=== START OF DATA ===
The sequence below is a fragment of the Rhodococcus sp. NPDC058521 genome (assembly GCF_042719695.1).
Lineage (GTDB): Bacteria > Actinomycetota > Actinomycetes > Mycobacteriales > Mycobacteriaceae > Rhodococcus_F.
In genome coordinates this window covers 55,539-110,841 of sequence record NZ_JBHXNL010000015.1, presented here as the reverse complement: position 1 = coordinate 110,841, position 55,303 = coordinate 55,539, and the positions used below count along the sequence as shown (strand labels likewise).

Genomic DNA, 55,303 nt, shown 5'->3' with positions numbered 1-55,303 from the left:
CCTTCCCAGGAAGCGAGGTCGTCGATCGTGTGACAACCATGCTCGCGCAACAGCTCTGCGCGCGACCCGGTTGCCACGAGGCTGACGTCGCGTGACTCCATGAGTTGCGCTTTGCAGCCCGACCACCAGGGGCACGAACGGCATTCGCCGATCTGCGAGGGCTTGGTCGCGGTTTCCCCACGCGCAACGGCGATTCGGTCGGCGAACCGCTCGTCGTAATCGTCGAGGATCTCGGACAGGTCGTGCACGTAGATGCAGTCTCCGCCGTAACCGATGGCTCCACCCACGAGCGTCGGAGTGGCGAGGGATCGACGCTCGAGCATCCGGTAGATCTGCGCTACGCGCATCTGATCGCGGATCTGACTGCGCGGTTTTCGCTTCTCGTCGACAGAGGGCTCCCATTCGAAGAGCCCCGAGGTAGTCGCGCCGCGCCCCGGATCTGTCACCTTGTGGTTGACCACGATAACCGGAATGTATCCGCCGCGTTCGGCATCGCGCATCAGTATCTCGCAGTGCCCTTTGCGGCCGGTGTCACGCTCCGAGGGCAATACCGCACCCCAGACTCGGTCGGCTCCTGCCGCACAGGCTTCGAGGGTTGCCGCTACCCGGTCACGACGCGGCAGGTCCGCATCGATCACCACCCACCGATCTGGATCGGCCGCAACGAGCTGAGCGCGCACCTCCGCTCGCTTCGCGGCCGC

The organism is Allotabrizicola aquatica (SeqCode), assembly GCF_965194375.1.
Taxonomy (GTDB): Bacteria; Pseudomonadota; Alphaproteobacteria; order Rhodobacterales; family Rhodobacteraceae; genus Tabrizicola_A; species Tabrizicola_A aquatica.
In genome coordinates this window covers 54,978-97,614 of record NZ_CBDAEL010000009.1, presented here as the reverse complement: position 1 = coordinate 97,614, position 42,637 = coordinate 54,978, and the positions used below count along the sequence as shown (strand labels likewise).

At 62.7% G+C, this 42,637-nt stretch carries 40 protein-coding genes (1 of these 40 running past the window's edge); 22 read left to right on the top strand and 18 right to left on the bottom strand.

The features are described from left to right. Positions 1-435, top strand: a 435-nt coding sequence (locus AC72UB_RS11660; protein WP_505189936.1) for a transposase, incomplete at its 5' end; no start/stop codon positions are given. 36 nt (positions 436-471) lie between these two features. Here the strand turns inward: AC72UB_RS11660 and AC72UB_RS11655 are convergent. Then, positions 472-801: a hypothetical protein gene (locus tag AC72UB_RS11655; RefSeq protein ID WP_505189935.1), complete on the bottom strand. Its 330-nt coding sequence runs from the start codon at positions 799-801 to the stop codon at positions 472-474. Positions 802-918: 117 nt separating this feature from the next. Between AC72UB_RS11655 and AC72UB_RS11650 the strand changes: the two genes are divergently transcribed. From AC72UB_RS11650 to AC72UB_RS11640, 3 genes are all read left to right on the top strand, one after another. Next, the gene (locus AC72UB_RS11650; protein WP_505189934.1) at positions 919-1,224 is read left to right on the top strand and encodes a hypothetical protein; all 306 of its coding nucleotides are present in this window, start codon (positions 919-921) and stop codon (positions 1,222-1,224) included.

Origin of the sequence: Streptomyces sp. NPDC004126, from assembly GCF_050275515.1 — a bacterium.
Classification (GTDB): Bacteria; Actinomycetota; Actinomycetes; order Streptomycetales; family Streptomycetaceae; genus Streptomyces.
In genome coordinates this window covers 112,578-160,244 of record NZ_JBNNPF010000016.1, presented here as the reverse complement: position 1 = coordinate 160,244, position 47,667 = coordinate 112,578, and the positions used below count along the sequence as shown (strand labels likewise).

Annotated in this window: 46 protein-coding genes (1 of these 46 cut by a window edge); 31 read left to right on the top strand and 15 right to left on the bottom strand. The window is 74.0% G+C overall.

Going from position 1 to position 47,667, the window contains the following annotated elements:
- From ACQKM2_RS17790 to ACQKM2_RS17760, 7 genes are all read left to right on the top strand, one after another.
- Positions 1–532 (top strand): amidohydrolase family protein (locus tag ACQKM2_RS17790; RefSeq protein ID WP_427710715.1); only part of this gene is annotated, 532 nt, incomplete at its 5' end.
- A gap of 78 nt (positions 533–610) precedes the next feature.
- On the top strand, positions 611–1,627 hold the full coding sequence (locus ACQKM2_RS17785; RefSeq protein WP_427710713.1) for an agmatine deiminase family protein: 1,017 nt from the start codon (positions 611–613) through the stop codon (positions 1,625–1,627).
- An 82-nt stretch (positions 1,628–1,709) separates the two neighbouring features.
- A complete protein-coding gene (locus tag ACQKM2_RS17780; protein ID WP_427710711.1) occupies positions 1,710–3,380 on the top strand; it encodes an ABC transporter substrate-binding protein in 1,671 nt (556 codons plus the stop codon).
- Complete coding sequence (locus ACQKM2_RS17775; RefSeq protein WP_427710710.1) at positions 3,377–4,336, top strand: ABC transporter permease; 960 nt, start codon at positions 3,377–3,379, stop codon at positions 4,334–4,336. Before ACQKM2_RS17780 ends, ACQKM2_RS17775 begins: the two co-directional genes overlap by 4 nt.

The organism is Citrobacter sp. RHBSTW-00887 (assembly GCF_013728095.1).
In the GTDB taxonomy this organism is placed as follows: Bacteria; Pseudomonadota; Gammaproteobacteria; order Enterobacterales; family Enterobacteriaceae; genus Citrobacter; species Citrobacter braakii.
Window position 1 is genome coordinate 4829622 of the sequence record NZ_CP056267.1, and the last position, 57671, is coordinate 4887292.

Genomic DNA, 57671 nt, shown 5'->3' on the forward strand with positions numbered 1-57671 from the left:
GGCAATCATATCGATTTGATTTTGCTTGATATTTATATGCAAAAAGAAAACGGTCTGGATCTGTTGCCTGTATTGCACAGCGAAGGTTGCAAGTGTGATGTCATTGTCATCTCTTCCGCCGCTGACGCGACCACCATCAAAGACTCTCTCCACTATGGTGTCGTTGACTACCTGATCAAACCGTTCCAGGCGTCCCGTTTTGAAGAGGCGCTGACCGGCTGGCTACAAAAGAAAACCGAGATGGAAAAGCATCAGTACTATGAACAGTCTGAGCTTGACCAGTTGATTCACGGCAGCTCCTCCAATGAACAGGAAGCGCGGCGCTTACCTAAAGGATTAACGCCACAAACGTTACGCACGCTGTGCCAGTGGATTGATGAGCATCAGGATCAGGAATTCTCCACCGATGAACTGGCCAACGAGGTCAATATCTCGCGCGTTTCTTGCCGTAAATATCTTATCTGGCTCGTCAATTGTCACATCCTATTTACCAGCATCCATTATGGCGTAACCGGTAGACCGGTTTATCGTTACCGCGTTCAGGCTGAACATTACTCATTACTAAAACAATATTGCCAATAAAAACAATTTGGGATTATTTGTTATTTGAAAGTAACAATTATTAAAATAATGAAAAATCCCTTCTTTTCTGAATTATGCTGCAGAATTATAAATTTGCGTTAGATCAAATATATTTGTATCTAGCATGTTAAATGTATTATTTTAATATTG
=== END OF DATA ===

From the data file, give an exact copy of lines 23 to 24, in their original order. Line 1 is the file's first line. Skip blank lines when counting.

The organism is Citrobacter sp. RHBSTW-00887 (assembly GCF_013728095.1).
In the GTDB taxonomy this organism is placed as follows: Bacteria; Pseudomonadota; Gammaproteobacteria; order Enterobacterales; family Enterobacteriaceae; genus Citrobacter; species Citrobacter braakii.